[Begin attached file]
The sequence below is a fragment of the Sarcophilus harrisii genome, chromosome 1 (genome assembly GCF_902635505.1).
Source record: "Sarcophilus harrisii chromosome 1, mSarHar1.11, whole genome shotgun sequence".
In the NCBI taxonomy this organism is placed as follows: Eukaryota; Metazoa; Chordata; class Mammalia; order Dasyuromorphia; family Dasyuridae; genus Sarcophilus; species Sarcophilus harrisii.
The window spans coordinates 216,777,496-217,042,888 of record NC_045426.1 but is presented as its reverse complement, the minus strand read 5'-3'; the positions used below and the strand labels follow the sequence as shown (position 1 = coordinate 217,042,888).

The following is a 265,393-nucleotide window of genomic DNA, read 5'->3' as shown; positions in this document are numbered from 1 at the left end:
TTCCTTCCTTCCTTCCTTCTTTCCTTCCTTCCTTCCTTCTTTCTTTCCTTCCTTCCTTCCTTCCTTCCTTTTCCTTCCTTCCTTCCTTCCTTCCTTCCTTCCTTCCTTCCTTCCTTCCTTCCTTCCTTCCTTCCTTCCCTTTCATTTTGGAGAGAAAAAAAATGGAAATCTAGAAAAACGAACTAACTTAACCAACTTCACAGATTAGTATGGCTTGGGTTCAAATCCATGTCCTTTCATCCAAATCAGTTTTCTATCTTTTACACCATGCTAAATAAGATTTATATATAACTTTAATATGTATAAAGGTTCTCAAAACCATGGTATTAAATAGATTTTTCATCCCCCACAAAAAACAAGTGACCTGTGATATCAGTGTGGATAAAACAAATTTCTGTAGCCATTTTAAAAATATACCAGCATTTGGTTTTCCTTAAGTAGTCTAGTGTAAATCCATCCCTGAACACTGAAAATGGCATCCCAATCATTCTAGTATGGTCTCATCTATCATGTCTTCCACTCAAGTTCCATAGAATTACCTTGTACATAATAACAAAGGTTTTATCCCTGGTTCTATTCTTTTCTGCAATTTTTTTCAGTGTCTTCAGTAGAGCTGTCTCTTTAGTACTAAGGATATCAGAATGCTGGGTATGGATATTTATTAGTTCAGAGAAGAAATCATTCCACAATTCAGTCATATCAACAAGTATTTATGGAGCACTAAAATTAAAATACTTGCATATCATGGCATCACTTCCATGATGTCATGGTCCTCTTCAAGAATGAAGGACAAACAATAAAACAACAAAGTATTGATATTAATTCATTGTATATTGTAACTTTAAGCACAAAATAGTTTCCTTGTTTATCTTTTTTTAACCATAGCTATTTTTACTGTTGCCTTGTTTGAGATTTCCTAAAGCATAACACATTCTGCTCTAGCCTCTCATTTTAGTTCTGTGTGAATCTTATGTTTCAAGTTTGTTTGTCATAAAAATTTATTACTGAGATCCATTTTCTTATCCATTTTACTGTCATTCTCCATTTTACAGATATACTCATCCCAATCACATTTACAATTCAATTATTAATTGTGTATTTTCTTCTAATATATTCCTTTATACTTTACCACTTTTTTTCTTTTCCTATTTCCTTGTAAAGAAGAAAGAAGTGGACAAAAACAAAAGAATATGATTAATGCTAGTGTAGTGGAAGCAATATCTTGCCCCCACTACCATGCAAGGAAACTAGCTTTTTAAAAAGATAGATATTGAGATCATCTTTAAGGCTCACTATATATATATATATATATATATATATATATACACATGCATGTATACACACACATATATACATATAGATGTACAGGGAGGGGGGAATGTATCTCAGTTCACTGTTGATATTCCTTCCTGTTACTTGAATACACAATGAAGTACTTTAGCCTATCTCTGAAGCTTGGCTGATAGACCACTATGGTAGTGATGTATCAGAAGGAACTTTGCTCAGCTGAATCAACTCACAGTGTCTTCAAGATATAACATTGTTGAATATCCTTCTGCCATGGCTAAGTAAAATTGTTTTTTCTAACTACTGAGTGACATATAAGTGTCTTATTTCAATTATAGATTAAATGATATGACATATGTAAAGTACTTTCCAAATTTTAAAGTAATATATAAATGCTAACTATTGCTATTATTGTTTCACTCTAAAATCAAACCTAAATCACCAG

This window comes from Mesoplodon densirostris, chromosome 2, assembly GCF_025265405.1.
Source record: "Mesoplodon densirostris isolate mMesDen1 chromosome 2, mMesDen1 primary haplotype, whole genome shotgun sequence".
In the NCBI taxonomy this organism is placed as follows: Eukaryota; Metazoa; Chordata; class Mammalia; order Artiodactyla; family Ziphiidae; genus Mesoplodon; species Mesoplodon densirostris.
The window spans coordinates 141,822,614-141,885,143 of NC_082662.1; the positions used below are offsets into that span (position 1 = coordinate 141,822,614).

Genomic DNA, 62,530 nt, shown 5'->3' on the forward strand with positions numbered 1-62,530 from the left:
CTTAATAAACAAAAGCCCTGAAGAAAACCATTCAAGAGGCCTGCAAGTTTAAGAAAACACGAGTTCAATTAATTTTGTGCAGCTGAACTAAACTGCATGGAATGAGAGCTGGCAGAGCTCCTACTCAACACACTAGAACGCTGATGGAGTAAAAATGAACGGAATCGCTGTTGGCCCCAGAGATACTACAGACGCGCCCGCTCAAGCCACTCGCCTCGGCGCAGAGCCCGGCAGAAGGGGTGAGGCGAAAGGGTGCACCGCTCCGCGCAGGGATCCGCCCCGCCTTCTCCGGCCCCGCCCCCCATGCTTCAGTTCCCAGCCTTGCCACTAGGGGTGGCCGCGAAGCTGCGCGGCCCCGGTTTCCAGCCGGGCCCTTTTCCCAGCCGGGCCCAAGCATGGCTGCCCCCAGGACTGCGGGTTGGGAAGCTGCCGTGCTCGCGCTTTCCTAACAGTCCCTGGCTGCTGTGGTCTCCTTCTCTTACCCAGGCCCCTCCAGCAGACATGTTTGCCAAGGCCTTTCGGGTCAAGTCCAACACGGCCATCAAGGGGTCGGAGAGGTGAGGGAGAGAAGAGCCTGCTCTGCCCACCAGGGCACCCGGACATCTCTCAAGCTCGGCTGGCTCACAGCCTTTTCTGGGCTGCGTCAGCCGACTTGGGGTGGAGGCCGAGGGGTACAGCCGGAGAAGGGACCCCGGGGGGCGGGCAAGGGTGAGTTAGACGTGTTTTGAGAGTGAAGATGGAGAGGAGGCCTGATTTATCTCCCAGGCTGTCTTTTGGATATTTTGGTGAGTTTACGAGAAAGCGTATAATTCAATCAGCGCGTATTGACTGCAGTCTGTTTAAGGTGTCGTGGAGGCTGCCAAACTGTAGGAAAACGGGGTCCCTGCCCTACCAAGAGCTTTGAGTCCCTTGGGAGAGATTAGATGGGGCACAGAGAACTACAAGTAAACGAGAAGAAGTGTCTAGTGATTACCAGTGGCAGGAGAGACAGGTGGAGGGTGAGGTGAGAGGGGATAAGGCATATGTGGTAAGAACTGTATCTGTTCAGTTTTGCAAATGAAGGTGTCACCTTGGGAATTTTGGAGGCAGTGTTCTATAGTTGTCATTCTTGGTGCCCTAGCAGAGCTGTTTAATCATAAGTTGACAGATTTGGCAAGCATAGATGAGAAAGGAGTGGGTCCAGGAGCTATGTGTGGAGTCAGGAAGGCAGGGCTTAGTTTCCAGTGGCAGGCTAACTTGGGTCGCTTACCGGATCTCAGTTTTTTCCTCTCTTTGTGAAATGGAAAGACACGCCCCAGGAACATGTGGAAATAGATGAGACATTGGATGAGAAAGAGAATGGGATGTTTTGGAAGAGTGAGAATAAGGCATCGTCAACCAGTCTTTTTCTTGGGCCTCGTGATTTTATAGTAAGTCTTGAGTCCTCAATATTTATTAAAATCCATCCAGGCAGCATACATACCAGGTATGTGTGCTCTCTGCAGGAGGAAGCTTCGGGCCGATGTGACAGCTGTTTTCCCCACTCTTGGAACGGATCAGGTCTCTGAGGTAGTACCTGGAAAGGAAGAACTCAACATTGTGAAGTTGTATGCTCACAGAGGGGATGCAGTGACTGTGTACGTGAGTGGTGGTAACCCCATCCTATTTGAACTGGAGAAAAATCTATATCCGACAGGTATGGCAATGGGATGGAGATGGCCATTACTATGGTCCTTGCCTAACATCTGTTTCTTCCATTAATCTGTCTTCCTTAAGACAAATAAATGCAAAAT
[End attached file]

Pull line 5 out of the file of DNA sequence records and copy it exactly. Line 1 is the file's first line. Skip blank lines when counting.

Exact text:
The following is a 265,393-nucleotide window of genomic DNA, read 5'->3' as shown; positions in this document are numbered from 1 at the left end: